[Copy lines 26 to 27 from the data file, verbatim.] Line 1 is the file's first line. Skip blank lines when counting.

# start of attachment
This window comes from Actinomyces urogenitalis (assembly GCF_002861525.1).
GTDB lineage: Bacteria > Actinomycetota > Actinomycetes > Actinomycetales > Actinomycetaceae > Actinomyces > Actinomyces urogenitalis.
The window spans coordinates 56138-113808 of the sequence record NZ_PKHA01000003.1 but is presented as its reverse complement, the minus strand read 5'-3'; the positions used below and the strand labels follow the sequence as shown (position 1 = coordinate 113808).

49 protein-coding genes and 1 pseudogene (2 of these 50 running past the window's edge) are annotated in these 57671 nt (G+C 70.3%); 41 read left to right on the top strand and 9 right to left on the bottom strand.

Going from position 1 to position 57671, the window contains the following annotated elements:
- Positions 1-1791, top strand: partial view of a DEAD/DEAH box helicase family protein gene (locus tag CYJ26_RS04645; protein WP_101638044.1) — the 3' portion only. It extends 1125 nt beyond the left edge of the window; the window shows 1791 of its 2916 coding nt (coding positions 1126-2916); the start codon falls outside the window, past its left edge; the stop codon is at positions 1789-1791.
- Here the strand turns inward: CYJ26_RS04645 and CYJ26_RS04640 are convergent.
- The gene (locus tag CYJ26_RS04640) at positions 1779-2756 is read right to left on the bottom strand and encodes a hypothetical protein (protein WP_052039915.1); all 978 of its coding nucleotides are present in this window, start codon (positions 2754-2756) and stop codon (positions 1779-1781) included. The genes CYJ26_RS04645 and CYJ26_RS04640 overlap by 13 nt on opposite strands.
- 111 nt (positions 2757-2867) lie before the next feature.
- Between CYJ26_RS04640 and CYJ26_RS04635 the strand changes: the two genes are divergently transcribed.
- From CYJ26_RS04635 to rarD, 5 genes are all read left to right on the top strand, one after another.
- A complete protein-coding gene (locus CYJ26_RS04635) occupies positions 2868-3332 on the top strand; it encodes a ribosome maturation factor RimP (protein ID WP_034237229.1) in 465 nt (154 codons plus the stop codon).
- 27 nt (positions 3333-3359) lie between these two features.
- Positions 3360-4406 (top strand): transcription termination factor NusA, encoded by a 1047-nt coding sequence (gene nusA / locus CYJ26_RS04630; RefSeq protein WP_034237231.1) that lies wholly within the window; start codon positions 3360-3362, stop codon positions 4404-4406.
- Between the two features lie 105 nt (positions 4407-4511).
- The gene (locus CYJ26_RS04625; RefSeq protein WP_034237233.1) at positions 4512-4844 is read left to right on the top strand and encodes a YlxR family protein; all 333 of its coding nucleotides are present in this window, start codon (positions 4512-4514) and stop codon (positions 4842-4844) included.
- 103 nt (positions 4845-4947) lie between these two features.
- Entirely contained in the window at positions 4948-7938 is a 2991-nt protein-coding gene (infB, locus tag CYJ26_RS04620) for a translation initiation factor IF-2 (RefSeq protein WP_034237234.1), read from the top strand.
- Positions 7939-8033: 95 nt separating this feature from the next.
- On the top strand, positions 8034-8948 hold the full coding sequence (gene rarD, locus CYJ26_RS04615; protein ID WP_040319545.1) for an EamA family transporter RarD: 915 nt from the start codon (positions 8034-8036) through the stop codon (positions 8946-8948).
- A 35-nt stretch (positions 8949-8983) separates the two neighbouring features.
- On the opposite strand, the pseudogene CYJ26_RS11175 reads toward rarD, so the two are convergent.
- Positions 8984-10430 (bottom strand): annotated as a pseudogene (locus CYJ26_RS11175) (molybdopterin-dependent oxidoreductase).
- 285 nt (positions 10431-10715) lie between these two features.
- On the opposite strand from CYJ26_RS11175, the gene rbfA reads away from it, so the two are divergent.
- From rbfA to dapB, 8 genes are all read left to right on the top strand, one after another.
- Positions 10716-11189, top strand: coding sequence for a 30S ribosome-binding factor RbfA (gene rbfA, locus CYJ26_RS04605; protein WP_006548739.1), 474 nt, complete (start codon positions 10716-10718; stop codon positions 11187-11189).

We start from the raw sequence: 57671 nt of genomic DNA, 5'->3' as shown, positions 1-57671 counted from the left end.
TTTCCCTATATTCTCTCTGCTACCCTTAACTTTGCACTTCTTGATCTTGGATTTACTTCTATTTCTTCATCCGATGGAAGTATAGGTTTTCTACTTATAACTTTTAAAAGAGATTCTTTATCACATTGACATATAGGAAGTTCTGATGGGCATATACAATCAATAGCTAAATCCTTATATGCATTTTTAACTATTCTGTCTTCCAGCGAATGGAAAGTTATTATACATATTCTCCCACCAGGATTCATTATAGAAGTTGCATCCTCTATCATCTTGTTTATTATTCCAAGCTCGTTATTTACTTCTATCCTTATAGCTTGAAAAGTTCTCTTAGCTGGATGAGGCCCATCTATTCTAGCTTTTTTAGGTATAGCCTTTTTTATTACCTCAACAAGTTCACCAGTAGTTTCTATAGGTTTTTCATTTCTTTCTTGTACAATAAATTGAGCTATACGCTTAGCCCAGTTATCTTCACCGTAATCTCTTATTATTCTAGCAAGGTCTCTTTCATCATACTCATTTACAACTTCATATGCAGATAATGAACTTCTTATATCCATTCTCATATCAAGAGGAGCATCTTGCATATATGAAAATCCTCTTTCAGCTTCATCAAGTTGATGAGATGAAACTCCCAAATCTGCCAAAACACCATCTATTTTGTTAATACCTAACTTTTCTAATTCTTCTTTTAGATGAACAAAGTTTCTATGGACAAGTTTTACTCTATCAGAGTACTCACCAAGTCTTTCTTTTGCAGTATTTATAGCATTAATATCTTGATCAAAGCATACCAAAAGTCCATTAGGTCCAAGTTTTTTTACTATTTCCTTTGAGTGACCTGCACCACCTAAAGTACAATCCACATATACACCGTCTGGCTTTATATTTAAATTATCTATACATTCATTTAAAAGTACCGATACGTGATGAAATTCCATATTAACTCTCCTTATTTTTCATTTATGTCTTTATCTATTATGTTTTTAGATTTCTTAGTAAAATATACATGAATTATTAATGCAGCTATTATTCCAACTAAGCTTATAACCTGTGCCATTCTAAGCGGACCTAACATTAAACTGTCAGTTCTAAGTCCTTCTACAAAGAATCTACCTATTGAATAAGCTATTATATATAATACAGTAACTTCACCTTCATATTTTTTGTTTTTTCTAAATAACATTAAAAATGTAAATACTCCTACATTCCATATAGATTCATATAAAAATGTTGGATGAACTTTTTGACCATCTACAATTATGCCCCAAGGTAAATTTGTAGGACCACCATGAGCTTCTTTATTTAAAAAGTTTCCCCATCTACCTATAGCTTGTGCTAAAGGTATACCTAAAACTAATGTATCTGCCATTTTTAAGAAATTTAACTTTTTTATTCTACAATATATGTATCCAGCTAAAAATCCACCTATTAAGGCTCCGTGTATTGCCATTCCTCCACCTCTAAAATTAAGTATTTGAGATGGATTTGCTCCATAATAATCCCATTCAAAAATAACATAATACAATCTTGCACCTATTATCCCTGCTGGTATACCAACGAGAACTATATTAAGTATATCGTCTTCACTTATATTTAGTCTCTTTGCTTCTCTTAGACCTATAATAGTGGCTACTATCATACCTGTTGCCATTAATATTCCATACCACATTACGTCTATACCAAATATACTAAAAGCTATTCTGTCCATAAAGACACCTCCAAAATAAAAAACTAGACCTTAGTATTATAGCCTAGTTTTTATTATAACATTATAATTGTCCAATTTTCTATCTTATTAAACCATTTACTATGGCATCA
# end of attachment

- From rbfA to dapB, 8 genes are all read left to right on the top strand, one after another.
- Positions 10716-11189, top strand: coding sequence for a 30S ribosome-binding factor RbfA (gene rbfA, locus CYJ26_RS04605; protein WP_006548739.1), 474 nt, complete (start codon positions 10716-10718; stop codon positions 11187-11189).